Photo by Sal Taylor Kidd

If a little dreaming is dangerous, the cure for it is not to dream less
but to dream more, to dream all the time.
—Marcel Proust

Louise Turan’s fiction and creative nonfiction has appeared in nearly two dozen print and online journals in the U.S. and Canada including Superstition Review, Forge, Diverse Voices Quarterly, the dap project, and Existere. Her short story, “Foreign Lands,” was listed in the top five percent of submissions to the Whitefish Review’s 2018 Montana Award for Fiction, judged by Rick Bass. In 2014, the year she began writing full-time, her short story “Obsessions” won the 2014 Southeast Review Spring Writing Regimen Contest.

Works in progress include a children’s story set in 17th century Kashmir and a memoir about her family entitled, “The Great Before, And the Not So Great After.” Both are inspired by travels to foreign lands, both real and imagined, based on her childhood growing up overseas. Moving from one country to another, she found her true home in reading. As a child she loved fairy tales, E.B White, Daphne Du Maurier, the Bronte sisters, Rumor Godden, and later, Marcel Proust, Iris Murdoch, Penelope Fitzgerald, Brock Clarke, and so many others who led her to the writing life.

Louise holds a degree in French and Philosophy from Chatham University. She credits much of her success to Alison Hicks, noted poet and author, of the Philadelphia Wordshop Studio, whose writing workshops based on the Amherst Writers & Artists method pioneered by Pat Schneider, author of Writing Alone and With Others (Oxford University Press). Louise regularly attends writing workshops and programs. She is a member of the Maine Publishers and Writers Alliance.

When she is not writing, Louise spends time in her garden in Maine. She has planted more than five hundred species of plants: shrubs, trees, perennials (native and non-native), roses, flowering bulbs, and exotics. She compares her garden to a book, each season a different chapter, filled with joyful, and sometimes not so joyful endings. She believes in immersing yourself in nature’s glory, and celebrating, as Virginia Wolf said, “the chocolate earth beneath the nail.”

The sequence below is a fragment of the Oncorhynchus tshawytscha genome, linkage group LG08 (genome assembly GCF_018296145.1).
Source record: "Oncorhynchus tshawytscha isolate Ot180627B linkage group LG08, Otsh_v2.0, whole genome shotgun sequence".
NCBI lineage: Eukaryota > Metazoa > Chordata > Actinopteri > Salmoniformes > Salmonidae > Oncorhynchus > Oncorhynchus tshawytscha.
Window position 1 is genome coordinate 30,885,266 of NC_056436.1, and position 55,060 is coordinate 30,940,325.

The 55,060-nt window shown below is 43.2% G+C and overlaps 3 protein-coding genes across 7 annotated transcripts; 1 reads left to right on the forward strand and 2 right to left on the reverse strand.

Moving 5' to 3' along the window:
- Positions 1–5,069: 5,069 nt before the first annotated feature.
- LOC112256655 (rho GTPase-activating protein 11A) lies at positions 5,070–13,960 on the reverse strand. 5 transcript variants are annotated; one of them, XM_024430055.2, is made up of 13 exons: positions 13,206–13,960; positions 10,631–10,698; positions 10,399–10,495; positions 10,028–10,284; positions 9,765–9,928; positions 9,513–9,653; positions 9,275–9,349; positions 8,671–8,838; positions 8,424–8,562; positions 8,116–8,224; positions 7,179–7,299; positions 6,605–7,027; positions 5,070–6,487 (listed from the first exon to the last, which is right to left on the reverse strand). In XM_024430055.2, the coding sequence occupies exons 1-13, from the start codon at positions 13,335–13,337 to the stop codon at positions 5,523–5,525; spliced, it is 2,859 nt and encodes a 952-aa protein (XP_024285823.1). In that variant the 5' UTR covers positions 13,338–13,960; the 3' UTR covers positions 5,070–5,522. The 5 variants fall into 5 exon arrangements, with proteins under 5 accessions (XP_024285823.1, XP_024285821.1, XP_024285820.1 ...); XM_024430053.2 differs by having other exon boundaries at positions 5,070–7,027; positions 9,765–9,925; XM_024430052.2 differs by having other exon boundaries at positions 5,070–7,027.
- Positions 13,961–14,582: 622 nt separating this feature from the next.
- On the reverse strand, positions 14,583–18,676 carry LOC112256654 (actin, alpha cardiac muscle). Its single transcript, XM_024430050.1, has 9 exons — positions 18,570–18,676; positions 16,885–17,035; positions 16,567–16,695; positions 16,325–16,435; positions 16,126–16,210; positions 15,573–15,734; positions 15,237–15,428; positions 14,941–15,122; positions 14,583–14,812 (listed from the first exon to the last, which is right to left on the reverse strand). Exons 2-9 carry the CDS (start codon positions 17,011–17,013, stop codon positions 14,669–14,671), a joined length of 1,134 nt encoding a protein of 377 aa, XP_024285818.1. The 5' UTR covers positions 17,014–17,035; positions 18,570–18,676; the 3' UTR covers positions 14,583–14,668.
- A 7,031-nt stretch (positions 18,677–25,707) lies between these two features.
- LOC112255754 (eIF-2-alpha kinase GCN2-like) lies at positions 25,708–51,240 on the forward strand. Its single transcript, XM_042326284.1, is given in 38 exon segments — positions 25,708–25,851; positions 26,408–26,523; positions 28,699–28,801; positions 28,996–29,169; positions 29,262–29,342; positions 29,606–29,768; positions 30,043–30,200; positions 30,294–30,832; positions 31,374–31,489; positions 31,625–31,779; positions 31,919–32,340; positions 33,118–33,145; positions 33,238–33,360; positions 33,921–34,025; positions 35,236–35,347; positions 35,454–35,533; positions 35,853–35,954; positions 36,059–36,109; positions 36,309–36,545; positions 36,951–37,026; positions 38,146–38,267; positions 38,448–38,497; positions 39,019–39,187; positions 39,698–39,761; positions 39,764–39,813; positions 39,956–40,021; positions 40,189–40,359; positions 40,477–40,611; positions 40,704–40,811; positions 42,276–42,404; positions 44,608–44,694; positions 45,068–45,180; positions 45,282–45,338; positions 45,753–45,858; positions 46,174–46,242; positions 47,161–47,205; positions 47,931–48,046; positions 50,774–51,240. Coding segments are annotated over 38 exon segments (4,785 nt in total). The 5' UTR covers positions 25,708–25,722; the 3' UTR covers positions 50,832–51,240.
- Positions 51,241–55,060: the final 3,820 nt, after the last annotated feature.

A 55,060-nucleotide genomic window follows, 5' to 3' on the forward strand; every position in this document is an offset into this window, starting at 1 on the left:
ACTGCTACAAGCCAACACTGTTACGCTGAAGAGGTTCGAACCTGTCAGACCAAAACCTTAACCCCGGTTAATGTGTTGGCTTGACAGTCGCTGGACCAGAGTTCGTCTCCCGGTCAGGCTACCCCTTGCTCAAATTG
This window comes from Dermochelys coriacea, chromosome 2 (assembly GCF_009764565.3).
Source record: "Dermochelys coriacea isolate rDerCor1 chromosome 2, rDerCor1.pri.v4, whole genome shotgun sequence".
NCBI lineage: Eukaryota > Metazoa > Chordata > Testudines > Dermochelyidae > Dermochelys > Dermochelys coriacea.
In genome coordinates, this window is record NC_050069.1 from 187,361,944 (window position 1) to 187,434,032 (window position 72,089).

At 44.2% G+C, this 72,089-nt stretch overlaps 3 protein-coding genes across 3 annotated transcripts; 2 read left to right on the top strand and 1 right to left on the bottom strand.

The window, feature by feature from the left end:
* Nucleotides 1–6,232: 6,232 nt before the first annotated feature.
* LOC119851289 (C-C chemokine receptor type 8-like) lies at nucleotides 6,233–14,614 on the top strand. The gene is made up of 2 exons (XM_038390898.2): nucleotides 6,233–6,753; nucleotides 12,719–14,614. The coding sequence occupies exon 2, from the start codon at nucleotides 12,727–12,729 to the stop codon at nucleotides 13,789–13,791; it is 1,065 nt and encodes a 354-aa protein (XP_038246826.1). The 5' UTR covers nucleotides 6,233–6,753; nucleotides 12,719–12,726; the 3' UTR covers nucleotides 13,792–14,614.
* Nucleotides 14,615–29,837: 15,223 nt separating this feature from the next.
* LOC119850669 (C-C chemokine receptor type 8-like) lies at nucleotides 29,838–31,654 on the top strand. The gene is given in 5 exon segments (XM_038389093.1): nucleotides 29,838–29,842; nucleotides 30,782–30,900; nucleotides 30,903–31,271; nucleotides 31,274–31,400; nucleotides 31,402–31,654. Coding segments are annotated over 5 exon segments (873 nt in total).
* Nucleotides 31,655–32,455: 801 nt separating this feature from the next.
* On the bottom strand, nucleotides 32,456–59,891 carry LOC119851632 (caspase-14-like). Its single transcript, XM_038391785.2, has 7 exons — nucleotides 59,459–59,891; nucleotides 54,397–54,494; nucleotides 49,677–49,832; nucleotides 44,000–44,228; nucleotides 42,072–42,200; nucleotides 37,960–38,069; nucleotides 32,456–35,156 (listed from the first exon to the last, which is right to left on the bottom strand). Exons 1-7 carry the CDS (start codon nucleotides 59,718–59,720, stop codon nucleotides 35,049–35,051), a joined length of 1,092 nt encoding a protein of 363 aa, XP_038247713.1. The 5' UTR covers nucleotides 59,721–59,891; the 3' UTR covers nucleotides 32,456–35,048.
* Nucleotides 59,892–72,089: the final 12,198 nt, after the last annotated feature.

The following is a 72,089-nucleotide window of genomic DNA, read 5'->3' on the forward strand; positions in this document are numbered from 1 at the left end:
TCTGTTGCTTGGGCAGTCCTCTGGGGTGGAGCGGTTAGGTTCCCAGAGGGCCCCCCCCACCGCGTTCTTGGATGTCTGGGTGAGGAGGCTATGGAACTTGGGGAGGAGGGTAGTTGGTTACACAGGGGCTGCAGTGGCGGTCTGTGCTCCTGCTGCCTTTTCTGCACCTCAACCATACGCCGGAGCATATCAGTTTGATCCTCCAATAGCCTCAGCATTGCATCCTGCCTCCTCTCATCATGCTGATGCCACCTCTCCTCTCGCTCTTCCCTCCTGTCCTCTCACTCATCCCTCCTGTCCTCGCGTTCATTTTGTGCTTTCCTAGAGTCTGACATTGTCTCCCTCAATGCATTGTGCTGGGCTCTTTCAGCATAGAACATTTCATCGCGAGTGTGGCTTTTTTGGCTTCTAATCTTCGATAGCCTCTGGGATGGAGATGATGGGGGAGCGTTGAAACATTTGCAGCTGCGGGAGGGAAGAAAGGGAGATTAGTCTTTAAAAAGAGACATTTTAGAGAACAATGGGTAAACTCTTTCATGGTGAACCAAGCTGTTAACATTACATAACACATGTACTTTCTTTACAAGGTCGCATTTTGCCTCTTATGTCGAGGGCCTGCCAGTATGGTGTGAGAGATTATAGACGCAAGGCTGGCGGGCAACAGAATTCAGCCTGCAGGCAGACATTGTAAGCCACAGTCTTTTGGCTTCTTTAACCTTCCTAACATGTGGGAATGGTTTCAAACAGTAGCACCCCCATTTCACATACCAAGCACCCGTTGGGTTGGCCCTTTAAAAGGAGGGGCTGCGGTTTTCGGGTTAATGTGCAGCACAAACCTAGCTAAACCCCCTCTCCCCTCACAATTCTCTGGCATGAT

And when she is not writing, or in her garden, Louise can be found in her kitchen: making pasta and Italian dishes from her childhood in Italy; following hand-written recipes for Turkish food, left to her by her father, Ekrem Turan, who was born in Isparta, Turkey; and always being inspired by the memory of her mother, Sarah Louise, a great cook and teacher.

From the 1980s on, Louise was a prominent non-profit executive in Philadelphia and president of her own consulting practice. Through her work at the Schuylkill River Development Corporation, she played a major role in the revitalization of Philadelphia’s urban riverfront. She retired as Executive Director of Bartram’s Garden, the oldest botanic garden in America, in 2012. It will always be her favorite place on earth.

Born in Ankara, Turkey, Louise lives and writes in Philadelphia and Owls Head, Maine. Visit Louise on Instagram: @louiseturan.